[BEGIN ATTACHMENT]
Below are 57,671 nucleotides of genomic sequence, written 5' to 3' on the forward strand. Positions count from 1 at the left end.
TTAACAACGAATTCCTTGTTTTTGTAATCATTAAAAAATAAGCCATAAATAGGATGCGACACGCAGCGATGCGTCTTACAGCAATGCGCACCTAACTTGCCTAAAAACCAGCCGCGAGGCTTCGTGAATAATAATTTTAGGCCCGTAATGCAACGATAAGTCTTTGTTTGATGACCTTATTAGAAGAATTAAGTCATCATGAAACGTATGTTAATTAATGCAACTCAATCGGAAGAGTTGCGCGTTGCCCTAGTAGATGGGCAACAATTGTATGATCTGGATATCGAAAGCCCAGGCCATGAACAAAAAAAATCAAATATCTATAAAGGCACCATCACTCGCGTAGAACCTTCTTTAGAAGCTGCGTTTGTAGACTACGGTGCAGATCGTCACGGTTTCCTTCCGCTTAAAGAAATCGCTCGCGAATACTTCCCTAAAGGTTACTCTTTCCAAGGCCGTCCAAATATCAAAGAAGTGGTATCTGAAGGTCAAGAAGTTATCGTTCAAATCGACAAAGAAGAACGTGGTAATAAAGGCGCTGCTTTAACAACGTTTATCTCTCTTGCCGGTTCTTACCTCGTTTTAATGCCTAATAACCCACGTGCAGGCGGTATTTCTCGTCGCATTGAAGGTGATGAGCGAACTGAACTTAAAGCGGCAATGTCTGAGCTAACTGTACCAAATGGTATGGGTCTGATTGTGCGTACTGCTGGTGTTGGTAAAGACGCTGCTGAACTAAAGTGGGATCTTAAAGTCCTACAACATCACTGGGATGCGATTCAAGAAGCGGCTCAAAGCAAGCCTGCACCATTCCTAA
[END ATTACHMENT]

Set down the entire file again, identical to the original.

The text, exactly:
Below are 57,671 nucleotides of genomic sequence, written 5' to 3' on the forward strand. Positions count from 1 at the left end.
TTAACAACGAATTCCTTGTTTTTGTAATCATTAAAAAATAAGCCATAAATAGGATGCGACACGCAGCGATGCGTCTTACAGCAATGCGCACCTAACTTGCCTAAAAACCAGCCGCGAGGCTTCGTGAATAATAATTTTAGGCCCGTAATGCAACGATAAGTCTTTGTTTGATGACCTTATTAGAAGAATTAAGTCATCATGAAACGTATGTTAATTAATGCAACTCAATCGGAAGAGTTGCGCGTTGCCCTAGTAGATGGGCAACAATTGTATGATCTGGATATCGAAAGCCCAGGCCATGAACAAAAAAAATCAAATATCTATAAAGGCACCATCACTCGCGTAGAACCTTCTTTAGAAGCTGCGTTTGTAGACTACGGTGCAGATCGTCACGGTTTCCTTCCGCTTAAAGAAATCGCTCGCGAATACTTCCCTAAAGGTTACTCTTTCCAAGGCCGTCCAAATATCAAAGAAGTGGTATCTGAAGGTCAAGAAGTTATCGTTCAAATCGACAAAGAAGAACGTGGTAATAAAGGCGCTGCTTTAACAACGTTTATCTCTCTTGCCGGTTCTTACCTCGTTTTAATGCCTAATAACCCACGTGCAGGCGGTATTTCTCGTCGCATTGAAGGTGATGAGCGAACTGAACTTAAAGCGGCAATGTCTGAGCTAACTGTACCAAATGGTATGGGTCTGATTGTGCGTACTGCTGGTGTTGGTAAAGACGCTGCTGAACTAAAGTGGGATCTTAAAGTCCTACAACATCACTGGGATGCGATTCAAGAAGCGGCTCAAAGCAAGCCTGCACCATTCCTAA